HOST FACTORS CONTROLLING VIRUS INFECTION: IMPLICATIONS FOR ANTIVIRALS AND VIROTHERAPY
1 online resource (151 pages) : PDF
University of North Carolina at Charlotte
Viruses are obligate intracellular parasites rely heavily on host components and pathways for their replication. Studying different cellular factors affecting viral infection can enable us to identify novel drug targets, improve current antiviral treatments and improve efficacy of virus based therapies. This dissertation examines two prototypic members of an order Mononegavirales, vesicular stomatitis virus (VSV) and Sendai virus (SeV) and is focused on: 1) resistance of some hosts to a broad spectrum antiviral drug ribavirin and 2) resistance of some pancreatic cancers to oncolytic virotherapy. Here, for the first time we examined whether certain cell types are naturally resistant to ribavirin even without prior drug exposure. Our results show striking differences between cell types in their response to ribavirin. Our data also suggest that this resistance was due to cellular factors rather than viral determinants and ribavirin may inhibit the same virus via different mechanisms in different cells depending on the ribavirin metabolism. Additionally, resistance of oncolytic VSV therapy in specific human pancreatic ductal adenocarcinoma (PDA) cells was investigated and this resistance was attributed to constitutive expression of the IFN-stimulated antiviral genes MxA and OAS. Decreasing the levels of MxA and OAS by inhibition of JAK/STAT signaling, improved VSV infection and oncolysis. Overall, our study demonstrated heterogeneity in the type I IFN signaling status of PDA cells and suggests MxA and OAS as potential biomarkers for PDA resistance to VSV and other oncolytic viruses (OVs) sensitive to type I IFN responses.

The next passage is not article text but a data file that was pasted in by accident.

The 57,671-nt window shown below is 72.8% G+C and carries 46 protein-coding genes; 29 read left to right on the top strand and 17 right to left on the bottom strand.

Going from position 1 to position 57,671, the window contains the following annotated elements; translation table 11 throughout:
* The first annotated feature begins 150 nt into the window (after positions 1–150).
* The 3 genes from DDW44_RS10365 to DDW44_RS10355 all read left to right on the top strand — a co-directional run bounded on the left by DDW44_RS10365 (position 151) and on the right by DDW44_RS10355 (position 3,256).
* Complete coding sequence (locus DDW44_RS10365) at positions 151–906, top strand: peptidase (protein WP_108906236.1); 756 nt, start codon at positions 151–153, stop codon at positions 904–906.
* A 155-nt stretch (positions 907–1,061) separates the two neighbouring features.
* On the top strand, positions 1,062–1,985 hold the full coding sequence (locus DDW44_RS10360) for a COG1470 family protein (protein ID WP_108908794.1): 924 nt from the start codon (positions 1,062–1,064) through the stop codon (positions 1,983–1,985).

ANTIVIRALHOST FACTORSONCOLYTIC VIRUSESPANCREATIC CANCERRIBAVIRINVSV
Mukherjee, PinkuNelson, DanSchrum, LauraTurner, Mike
Thesis (Ph.D.)--University of North Carolina at Charlotte, 2013.
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